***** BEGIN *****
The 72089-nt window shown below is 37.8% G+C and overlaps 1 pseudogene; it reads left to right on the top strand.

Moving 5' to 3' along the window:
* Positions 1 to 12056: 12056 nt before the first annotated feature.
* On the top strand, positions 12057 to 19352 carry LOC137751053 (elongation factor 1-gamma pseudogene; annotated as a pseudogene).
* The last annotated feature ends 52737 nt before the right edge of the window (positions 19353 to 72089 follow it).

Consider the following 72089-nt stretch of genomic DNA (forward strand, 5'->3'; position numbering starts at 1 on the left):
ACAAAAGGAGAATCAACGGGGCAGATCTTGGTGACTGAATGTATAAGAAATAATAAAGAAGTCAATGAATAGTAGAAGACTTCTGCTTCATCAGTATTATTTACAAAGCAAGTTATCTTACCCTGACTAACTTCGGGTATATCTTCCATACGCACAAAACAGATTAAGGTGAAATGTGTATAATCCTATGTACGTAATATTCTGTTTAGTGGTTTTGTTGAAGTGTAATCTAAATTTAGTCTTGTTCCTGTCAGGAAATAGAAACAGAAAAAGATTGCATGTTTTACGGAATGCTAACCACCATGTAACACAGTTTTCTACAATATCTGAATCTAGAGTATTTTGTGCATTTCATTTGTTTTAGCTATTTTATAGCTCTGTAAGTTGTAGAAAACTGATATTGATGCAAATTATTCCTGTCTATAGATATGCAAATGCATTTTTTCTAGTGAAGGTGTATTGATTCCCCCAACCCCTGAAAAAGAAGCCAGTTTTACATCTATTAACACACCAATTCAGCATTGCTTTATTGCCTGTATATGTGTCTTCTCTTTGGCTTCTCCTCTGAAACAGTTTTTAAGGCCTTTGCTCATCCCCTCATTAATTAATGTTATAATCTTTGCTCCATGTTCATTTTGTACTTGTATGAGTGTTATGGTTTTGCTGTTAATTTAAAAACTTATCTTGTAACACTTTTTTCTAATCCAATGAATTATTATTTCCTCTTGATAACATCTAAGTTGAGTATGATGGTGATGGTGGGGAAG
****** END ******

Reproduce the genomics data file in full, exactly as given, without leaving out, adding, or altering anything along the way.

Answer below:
The 72089-nt window shown below is 37.8% G+C and overlaps 1 pseudogene; it reads left to right on the top strand.

Moving 5' to 3' along the window:
* Positions 1 to 12056: 12056 nt before the first annotated feature.
* On the top strand, positions 12057 to 19352 carry LOC137751053 (elongation factor 1-gamma pseudogene; annotated as a pseudogene).
* The last annotated feature ends 52737 nt before the right edge of the window (positions 19353 to 72089 follow it).

Consider the following 72089-nt stretch of genomic DNA (forward strand, 5'->3'; position numbering starts at 1 on the left):
ACAAAAGGAGAATCAACGGGGCAGATCTTGGTGACTGAATGTATAAGAAATAATAAAGAAGTCAATGAATAGTAGAAGACTTCTGCTTCATCAGTATTATTTACAAAGCAAGTTATCTTACCCTGACTAACTTCGGGTATATCTTCCATACGCACAAAACAGATTAAGGTGAAATGTGTATAATCCTATGTACGTAATATTCTGTTTAGTGGTTTTGTTGAAGTGTAATCTAAATTTAGTCTTGTTCCTGTCAGGAAATAGAAACAGAAAAAGATTGCATGTTTTACGGAATGCTAACCACCATGTAACACAGTTTTCTACAATATCTGAATCTAGAGTATTTTGTGCATTTCATTTGTTTTAGCTATTTTATAGCTCTGTAAGTTGTAGAAAACTGATATTGATGCAAATTATTCCTGTCTATAGATATGCAAATGCATTTTTTCTAGTGAAGGTGTATTGATTCCCCCAACCCCTGAAAAAGAAGCCAGTTTTACATCTATTAACACACCAATTCAGCATTGCTTTATTGCCTGTATATGTGTCTTCTCTTTGGCTTCTCCTCTGAAACAGTTTTTAAGGCCTTTGCTCATCCCCTCATTAATTAATGTTATAATCTTTGCTCCATGTTCATTTTGTACTTGTATGAGTGTTATGGTTTTGCTGTTAATTTAAAAACTTATCTTGTAACACTTTTTTCTAATCCAATGAATTATTATTTCCTCTTGATAACATCTAAGTTGAGTATGATGGTGATGGTGGGGAAG